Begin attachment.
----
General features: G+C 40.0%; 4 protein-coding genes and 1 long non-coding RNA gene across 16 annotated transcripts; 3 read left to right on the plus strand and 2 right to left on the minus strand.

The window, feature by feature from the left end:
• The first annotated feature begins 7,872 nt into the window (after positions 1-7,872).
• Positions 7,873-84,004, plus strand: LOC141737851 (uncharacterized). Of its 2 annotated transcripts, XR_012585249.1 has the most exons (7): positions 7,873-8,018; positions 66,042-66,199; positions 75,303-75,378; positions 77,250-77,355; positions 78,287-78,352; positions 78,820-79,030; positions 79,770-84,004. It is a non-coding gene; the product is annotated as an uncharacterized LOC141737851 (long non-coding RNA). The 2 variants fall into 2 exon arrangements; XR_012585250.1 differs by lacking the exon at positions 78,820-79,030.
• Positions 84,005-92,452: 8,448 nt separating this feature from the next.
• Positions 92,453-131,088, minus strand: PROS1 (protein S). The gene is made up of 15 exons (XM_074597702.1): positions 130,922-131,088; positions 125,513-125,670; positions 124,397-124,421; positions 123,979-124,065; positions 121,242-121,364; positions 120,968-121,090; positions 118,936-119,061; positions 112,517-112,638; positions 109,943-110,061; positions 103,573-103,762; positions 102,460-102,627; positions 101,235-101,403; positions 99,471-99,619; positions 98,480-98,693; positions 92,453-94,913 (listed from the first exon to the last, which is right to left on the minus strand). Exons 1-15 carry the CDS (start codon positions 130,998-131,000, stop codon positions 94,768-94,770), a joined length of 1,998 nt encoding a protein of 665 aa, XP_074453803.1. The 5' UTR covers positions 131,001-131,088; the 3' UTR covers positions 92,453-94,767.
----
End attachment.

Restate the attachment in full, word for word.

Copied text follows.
General features: G+C 40.0%; 4 protein-coding genes and 1 long non-coding RNA gene across 16 annotated transcripts; 3 read left to right on the plus strand and 2 right to left on the minus strand.

The window, feature by feature from the left end:
• The first annotated feature begins 7,872 nt into the window (after positions 1-7,872).
• Positions 7,873-84,004, plus strand: LOC141737851 (uncharacterized). Of its 2 annotated transcripts, XR_012585249.1 has the most exons (7): positions 7,873-8,018; positions 66,042-66,199; positions 75,303-75,378; positions 77,250-77,355; positions 78,287-78,352; positions 78,820-79,030; positions 79,770-84,004. It is a non-coding gene; the product is annotated as an uncharacterized LOC141737851 (long non-coding RNA). The 2 variants fall into 2 exon arrangements; XR_012585250.1 differs by lacking the exon at positions 78,820-79,030.
• Positions 84,005-92,452: 8,448 nt separating this feature from the next.
• Positions 92,453-131,088, minus strand: PROS1 (protein S). The gene is made up of 15 exons (XM_074597702.1): positions 130,922-131,088; positions 125,513-125,670; positions 124,397-124,421; positions 123,979-124,065; positions 121,242-121,364; positions 120,968-121,090; positions 118,936-119,061; positions 112,517-112,638; positions 109,943-110,061; positions 103,573-103,762; positions 102,460-102,627; positions 101,235-101,403; positions 99,471-99,619; positions 98,480-98,693; positions 92,453-94,913 (listed from the first exon to the last, which is right to left on the minus strand). Exons 1-15 carry the CDS (start codon positions 130,998-131,000, stop codon positions 94,768-94,770), a joined length of 1,998 nt encoding a protein of 665 aa, XP_074453803.1. The 5' UTR covers positions 131,001-131,088; the 3' UTR covers positions 92,453-94,767.